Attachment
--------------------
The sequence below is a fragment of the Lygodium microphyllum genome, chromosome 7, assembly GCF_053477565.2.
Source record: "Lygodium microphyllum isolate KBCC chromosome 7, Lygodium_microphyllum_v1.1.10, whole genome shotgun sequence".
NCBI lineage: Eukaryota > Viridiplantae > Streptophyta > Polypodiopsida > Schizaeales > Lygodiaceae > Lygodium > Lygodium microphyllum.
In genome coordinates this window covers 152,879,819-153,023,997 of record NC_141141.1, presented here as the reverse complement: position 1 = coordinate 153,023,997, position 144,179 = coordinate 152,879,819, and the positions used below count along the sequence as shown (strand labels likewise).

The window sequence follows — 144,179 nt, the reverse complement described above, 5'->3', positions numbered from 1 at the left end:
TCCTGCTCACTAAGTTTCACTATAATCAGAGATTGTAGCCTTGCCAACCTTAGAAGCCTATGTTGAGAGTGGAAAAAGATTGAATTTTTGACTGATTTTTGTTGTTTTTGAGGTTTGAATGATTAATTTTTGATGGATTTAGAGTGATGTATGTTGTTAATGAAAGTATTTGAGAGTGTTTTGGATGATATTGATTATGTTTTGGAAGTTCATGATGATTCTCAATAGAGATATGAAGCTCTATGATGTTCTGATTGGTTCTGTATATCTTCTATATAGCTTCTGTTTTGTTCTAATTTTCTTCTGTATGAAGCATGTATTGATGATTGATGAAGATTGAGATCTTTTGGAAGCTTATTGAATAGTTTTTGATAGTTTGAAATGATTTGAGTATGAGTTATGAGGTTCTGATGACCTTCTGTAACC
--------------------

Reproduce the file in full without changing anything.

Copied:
The sequence below is a fragment of the Lygodium microphyllum genome, chromosome 7, assembly GCF_053477565.2.
Source record: "Lygodium microphyllum isolate KBCC chromosome 7, Lygodium_microphyllum_v1.1.10, whole genome shotgun sequence".
NCBI lineage: Eukaryota > Viridiplantae > Streptophyta > Polypodiopsida > Schizaeales > Lygodiaceae > Lygodium > Lygodium microphyllum.
In genome coordinates this window covers 152,879,819-153,023,997 of record NC_141141.1, presented here as the reverse complement: position 1 = coordinate 153,023,997, position 144,179 = coordinate 152,879,819, and the positions used below count along the sequence as shown (strand labels likewise).

The window sequence follows — 144,179 nt, the reverse complement described above, 5'->3', positions numbered from 1 at the left end:
TCCTGCTCACTAAGTTTCACTATAATCAGAGATTGTAGCCTTGCCAACCTTAGAAGCCTATGTTGAGAGTGGAAAAAGATTGAATTTTTGACTGATTTTTGTTGTTTTTGAGGTTTGAATGATTAATTTTTGATGGATTTAGAGTGATGTATGTTGTTAATGAAAGTATTTGAGAGTGTTTTGGATGATATTGATTATGTTTTGGAAGTTCATGATGATTCTCAATAGAGATATGAAGCTCTATGATGTTCTGATTGGTTCTGTATATCTTCTATATAGCTTCTGTTTTGTTCTAATTTTCTTCTGTATGAAGCATGTATTGATGATTGATGAAGATTGAGATCTTTTGGAAGCTTATTGAATAGTTTTTGATAGTTTGAAATGATTTGAGTATGAGTTATGAGGTTCTGATGACCTTCTGTAACC